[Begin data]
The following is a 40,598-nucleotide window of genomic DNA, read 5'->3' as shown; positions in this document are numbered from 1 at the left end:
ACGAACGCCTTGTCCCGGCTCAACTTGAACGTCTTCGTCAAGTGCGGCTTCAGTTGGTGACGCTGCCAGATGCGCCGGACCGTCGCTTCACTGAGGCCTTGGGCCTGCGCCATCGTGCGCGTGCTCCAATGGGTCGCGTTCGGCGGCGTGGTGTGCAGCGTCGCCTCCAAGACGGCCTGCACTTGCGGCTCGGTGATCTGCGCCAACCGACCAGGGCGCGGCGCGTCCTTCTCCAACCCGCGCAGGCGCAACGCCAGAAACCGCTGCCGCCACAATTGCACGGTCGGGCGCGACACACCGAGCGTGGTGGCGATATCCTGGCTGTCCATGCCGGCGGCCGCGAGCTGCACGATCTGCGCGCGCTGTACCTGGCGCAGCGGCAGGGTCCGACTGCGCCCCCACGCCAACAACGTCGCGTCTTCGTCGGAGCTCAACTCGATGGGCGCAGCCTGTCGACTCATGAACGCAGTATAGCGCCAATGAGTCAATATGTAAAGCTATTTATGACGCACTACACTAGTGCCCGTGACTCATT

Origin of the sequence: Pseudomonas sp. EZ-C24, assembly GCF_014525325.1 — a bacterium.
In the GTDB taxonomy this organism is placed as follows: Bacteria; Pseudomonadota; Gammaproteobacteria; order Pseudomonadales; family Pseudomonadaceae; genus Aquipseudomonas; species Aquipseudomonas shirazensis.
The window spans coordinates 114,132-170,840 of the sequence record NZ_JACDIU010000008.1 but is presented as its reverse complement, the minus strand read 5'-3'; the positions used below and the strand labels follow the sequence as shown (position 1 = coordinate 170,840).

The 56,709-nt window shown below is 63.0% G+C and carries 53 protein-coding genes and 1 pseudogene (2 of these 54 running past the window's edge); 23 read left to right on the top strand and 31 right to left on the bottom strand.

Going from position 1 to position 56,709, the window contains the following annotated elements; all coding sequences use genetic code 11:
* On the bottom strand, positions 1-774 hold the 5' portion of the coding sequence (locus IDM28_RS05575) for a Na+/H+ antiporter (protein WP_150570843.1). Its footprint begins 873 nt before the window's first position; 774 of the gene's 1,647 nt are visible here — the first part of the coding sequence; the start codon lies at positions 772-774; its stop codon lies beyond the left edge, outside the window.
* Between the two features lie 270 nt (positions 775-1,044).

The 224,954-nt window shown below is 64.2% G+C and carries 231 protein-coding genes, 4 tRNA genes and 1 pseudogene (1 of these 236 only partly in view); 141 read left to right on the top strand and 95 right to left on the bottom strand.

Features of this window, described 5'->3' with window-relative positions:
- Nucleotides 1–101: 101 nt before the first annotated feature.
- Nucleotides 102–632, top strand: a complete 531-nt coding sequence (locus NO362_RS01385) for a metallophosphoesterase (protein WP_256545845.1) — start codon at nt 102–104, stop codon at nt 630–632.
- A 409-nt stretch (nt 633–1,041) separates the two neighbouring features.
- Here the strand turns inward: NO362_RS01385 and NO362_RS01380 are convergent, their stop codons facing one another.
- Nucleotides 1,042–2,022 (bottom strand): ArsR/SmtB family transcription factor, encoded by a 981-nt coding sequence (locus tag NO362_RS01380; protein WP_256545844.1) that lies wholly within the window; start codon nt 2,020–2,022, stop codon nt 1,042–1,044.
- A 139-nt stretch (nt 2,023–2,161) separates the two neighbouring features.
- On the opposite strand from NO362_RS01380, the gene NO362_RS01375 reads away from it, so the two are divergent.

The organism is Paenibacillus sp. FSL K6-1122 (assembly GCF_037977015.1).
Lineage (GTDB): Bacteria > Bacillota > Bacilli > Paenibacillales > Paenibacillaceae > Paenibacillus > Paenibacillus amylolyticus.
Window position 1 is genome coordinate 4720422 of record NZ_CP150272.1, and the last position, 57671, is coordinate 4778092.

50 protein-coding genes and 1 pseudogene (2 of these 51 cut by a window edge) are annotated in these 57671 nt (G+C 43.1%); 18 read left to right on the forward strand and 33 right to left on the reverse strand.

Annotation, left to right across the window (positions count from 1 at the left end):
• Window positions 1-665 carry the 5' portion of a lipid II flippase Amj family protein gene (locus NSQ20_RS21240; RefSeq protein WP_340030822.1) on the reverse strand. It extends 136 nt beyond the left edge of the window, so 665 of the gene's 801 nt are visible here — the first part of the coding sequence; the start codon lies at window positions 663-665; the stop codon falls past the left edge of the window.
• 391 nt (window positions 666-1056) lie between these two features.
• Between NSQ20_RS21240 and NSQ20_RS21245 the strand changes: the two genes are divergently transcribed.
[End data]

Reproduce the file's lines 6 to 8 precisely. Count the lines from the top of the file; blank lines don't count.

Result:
The 56,709-nt window shown below is 63.0% G+C and carries 53 protein-coding genes and 1 pseudogene (2 of these 54 running past the window's edge); 23 read left to right on the top strand and 31 right to left on the bottom strand.

Going from position 1 to position 56,709, the window contains the following annotated elements; all coding sequences use genetic code 11:
* On the bottom strand, positions 1-774 hold the 5' portion of the coding sequence (locus IDM28_RS05575) for a Na+/H+ antiporter (protein WP_150570843.1). Its footprint begins 873 nt before the window's first position; 774 of the gene's 1,647 nt are visible here — the first part of the coding sequence; the start codon lies at positions 772-774; its stop codon lies beyond the left edge, outside the window.